The New York Times reminds us that President-Elect Obama is committed to the automation of medical records. I think that's great, as there are many reasons why electronic health records a great idea. The specific focus of the NYT article is on legislative initiatives to assure privacy, of which there seem to be many. My feelings about that are more mixed -- I love the idea, but am not so wild about the implementation.
I emphatically believe it is crucial to set up a new legal structure for privacy and the government use of information. When making that case, I usually conflate the two big areas of medical records and security/anti-terrorism/law enforcement. But that's a bit sloppy. The truth is, medical privacy issues should be solved first, before we fully tackle the others. National-security privacy issues are almost certain to fall afoul of partisan politics, at least until an example is set by consensus in a less contentious area. And there are indeed several reasons it should be easier to achieve such a consensus in the medical area than it is in security or law enforcement. In the medical realm, unlike national security:
1. The interests of the information's subject are obviously paramount. There are three main reasons to manage medical information -- to treat patients, to facilitate the business side of health care, and to support general medical research. Treating patients is clearly the most important.
2. Information policies can safely be transparent. In national security matters, there's great secrecy even as to what information is or isn't being stored. The medical area is thankfully free of that complication.
3. It is obvious that everybody is equally deserving of protection, with only the most limited of exceptions. This simplifies the discussion. National security vs. privacy debates are often complicated by arguments to the effect that most people are deserving of freedom, but some need to be carefully watched. Whether or not you think that's true, you hopefully agree it doesn't apply in the medical case.
Unfortunately, much of the legislative effort in medical privacy misses the main point. With the happy exception of the Genetic Nondiscrimination Information Act, privacy initiatives are focused on controlling the accumulation and movement of data, rather than its use. I think that's quite insufficient. No matter how stringent the rules are about acquiring and sharing information, they'll never suffice. Reasons include:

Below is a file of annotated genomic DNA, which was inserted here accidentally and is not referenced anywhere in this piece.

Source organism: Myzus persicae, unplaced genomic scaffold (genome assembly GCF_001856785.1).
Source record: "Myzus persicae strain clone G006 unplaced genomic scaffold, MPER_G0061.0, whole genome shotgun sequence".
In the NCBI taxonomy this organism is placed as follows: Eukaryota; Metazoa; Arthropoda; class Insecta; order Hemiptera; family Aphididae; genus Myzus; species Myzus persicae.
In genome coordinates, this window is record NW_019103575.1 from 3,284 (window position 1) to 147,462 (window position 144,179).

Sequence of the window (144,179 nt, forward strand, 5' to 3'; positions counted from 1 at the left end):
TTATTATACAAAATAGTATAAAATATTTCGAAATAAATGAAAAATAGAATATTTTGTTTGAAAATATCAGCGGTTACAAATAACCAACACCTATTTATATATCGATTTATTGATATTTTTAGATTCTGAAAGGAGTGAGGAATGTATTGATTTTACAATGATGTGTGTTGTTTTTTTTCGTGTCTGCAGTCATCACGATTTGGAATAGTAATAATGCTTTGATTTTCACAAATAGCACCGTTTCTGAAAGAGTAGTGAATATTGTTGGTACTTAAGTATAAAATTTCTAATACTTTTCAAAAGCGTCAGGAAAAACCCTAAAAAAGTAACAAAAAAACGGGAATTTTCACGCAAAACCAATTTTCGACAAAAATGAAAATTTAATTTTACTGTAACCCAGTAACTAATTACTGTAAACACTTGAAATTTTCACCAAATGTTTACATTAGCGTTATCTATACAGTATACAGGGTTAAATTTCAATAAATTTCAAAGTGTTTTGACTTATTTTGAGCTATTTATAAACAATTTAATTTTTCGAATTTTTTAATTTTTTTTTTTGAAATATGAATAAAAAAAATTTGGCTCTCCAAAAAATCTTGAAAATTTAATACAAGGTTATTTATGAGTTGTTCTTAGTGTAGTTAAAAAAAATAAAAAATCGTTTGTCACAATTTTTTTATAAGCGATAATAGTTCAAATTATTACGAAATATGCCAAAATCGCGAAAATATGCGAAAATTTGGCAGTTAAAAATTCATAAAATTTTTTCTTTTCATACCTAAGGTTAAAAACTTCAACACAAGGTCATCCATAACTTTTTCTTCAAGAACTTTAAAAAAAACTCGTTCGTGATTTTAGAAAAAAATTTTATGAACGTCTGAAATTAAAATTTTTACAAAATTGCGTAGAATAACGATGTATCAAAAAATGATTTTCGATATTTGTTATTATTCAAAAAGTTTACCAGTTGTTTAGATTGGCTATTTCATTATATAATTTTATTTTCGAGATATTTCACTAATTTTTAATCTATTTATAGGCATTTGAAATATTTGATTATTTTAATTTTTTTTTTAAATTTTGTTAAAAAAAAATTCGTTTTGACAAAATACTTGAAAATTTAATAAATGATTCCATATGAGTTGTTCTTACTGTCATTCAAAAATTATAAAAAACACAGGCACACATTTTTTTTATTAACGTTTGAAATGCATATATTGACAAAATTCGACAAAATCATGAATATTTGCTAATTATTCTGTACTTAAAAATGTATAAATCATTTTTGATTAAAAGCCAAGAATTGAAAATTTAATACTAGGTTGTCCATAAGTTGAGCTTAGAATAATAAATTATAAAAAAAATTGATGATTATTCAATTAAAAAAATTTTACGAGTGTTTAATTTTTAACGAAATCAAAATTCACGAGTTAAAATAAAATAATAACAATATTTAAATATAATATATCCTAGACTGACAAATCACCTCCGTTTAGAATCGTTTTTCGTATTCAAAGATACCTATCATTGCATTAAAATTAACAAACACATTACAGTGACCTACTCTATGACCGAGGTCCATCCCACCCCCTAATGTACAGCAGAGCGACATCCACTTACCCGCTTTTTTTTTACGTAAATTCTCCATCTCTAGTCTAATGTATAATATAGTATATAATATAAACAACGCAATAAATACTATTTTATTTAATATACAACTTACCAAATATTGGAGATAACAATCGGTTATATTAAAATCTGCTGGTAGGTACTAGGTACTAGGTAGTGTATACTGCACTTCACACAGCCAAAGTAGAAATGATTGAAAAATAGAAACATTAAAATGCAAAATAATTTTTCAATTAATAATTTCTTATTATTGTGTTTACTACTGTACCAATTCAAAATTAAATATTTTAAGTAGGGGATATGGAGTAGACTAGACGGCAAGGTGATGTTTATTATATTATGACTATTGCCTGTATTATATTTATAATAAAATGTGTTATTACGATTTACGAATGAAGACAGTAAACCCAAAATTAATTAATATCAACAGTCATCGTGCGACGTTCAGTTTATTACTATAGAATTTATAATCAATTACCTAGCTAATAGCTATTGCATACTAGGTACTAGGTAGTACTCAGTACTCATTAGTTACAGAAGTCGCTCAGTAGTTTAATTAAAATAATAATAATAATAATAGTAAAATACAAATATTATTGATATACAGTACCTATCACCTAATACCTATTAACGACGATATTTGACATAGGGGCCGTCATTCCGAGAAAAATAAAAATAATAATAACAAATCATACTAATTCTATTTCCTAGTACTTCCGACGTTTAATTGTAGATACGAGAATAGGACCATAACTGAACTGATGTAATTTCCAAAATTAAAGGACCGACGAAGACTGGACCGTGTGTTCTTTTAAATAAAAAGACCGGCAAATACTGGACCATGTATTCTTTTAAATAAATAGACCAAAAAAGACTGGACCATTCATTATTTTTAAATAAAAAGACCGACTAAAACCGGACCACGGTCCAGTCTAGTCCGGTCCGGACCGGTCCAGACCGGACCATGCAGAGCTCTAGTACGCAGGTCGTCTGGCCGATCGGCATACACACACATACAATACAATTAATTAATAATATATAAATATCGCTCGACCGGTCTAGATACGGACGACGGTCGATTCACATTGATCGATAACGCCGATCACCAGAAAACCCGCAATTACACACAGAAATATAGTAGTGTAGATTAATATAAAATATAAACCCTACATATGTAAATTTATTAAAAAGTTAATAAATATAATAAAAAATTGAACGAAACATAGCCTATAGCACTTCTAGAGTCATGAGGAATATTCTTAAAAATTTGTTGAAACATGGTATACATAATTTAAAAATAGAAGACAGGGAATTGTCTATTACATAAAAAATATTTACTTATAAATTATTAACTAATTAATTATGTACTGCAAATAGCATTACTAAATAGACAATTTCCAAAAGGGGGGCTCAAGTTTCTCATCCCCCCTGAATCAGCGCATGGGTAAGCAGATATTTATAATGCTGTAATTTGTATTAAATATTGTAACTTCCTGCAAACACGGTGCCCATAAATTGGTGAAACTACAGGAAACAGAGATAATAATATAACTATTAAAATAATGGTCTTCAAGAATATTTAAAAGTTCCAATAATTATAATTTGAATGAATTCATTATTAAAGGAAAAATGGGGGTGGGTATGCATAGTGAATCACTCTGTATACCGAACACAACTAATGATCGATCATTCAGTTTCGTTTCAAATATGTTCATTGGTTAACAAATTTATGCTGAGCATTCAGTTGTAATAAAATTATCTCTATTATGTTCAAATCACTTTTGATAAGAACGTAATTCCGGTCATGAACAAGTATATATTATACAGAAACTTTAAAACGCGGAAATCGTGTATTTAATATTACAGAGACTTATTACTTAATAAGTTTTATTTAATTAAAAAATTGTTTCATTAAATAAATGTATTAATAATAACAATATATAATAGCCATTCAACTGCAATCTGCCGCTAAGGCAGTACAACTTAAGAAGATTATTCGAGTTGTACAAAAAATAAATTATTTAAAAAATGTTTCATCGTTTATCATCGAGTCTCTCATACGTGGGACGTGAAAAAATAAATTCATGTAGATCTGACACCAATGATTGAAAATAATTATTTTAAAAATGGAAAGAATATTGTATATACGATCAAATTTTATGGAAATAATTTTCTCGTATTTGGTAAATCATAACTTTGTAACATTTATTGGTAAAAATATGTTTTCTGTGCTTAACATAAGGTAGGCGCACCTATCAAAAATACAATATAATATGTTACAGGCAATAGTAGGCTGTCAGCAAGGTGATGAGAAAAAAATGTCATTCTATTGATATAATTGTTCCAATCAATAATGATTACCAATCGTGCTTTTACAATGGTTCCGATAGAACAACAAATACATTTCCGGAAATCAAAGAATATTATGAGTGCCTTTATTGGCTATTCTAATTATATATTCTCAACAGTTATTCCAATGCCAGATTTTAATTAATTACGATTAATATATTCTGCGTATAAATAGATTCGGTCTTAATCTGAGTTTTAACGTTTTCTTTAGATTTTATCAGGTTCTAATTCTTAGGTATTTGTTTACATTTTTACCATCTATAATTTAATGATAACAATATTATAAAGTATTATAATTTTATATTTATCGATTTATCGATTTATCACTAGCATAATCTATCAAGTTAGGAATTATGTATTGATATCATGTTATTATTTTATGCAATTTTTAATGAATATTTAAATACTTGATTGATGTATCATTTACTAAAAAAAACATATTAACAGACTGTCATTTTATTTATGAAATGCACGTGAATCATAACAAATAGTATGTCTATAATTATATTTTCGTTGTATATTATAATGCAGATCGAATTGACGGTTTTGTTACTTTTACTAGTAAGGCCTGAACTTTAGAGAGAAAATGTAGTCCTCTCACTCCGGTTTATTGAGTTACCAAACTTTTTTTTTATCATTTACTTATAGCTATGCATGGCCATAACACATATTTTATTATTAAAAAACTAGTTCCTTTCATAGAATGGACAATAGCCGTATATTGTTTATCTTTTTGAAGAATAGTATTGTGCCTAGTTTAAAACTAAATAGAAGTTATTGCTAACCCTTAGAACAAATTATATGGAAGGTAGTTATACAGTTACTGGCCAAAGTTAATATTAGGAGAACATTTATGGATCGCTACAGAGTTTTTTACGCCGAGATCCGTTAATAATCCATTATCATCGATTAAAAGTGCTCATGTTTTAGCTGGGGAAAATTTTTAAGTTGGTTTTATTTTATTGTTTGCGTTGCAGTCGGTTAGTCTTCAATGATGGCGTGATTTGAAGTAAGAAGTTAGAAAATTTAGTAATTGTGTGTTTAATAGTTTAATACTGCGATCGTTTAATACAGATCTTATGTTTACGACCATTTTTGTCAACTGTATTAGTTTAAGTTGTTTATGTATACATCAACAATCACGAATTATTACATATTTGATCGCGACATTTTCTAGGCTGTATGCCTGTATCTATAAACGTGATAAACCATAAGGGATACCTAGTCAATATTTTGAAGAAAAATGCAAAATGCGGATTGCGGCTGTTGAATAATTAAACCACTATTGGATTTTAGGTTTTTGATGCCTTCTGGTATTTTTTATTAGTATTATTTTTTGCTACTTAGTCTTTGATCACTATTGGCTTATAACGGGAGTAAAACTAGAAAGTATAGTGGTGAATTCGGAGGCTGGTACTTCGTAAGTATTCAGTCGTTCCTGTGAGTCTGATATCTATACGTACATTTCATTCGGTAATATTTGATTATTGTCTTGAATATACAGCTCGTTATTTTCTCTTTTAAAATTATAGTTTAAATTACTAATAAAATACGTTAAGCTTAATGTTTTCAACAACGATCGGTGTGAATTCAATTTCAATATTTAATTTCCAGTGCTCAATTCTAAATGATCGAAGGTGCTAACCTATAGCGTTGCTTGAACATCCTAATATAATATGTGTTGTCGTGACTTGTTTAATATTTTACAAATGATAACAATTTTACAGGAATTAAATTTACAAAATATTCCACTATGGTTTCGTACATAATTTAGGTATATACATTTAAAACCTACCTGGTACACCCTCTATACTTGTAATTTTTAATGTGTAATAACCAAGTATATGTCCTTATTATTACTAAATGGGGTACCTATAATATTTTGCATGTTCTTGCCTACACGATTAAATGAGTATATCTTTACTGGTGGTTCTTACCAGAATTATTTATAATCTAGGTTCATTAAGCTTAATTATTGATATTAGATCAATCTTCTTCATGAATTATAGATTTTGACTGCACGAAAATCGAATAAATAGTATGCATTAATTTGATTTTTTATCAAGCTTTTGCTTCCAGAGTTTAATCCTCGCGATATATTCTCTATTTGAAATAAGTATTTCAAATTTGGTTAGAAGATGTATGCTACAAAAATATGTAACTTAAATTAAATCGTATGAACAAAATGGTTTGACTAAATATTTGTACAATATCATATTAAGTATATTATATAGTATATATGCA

Here are some examples of laws-about-medical-information-use I would favor:
This is not to say that there shouldn't also be rules about a general duty to keep information confidential. But they're a sideshow. The bottom line is this:
Medical information will be exchanged. The legal focus needs to be on ensuring that patients don't suffer as a result.
Curt Monash is a leading analyst of and strategic advisor to the software industry. Praised by Lawrence J. Ellison for his "unmatched insight into technology and marketplace trends," Curt was the software/services industry's #1 ranked stock analyst while at PaineWebber, Inc., where he served as a First Vice President until 1987. He subsequently co-founded Evernet, Inc., a $40 million networking systems integrator. Since 1990, he has owned and operated Monash Research, an analysis and advisory firm covering software-intensive sectors of the technology industry. In that period he also has been co-founder, president, or chairman of several other technology startups.
Curt has served as a strategic advisor to many well-known firms, including Oracle, Microsoft, SAP, AOL, CA, and Netezza. Curt earned a Ph.D. in mathematics (Game Theory) from Harvard University. He has held faculty positions in mathematics, economics and public policy at Harvard, Yale, and Suffolk universities.